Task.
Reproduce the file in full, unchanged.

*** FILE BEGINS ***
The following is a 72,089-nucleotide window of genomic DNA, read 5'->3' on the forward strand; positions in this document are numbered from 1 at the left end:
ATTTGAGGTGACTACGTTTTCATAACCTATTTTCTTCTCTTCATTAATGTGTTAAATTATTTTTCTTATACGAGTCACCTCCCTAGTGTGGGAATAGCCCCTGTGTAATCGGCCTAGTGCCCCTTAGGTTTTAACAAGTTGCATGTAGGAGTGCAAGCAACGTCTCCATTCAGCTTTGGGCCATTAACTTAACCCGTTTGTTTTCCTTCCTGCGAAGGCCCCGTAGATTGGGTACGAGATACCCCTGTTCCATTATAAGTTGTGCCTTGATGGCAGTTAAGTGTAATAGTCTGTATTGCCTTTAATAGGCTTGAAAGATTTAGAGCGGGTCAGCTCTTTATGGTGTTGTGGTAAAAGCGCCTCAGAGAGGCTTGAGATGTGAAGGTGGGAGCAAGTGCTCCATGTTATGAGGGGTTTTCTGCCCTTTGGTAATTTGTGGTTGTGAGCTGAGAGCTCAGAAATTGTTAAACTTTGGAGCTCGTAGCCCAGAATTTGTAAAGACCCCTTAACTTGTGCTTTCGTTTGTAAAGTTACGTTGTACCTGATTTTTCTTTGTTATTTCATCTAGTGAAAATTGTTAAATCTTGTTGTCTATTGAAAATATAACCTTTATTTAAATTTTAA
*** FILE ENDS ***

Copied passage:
The following is a 72,089-nucleotide window of genomic DNA, read 5'->3' on the forward strand; positions in this document are numbered from 1 at the left end:
ATTTGAGGTGACTACGTTTTCATAACCTATTTTCTTCTCTTCATTAATGTGTTAAATTATTTTTCTTATACGAGTCACCTCCCTAGTGTGGGAATAGCCCCTGTGTAATCGGCCTAGTGCCCCTTAGGTTTTAACAAGTTGCATGTAGGAGTGCAAGCAACGTCTCCATTCAGCTTTGGGCCATTAACTTAACCCGTTTGTTTTCCTTCCTGCGAAGGCCCCGTAGATTGGGTACGAGATACCCCTGTTCCATTATAAGTTGTGCCTTGATGGCAGTTAAGTGTAATAGTCTGTATTGCCTTTAATAGGCTTGAAAGATTTAGAGCGGGTCAGCTCTTTATGGTGTTGTGGTAAAAGCGCCTCAGAGAGGCTTGAGATGTGAAGGTGGGAGCAAGTGCTCCATGTTATGAGGGGTTTTCTGCCCTTTGGTAATTTGTGGTTGTGAGCTGAGAGCTCAGAAATTGTTAAACTTTGGAGCTCGTAGCCCAGAATTTGTAAAGACCCCTTAACTTGTGCTTTCGTTTGTAAAGTTACGTTGTACCTGATTTTTCTTTGTTATTTCATCTAGTGAAAATTGTTAAATCTTGTTGTCTATTGAAAATATAACCTTTATTTAAATTTTAA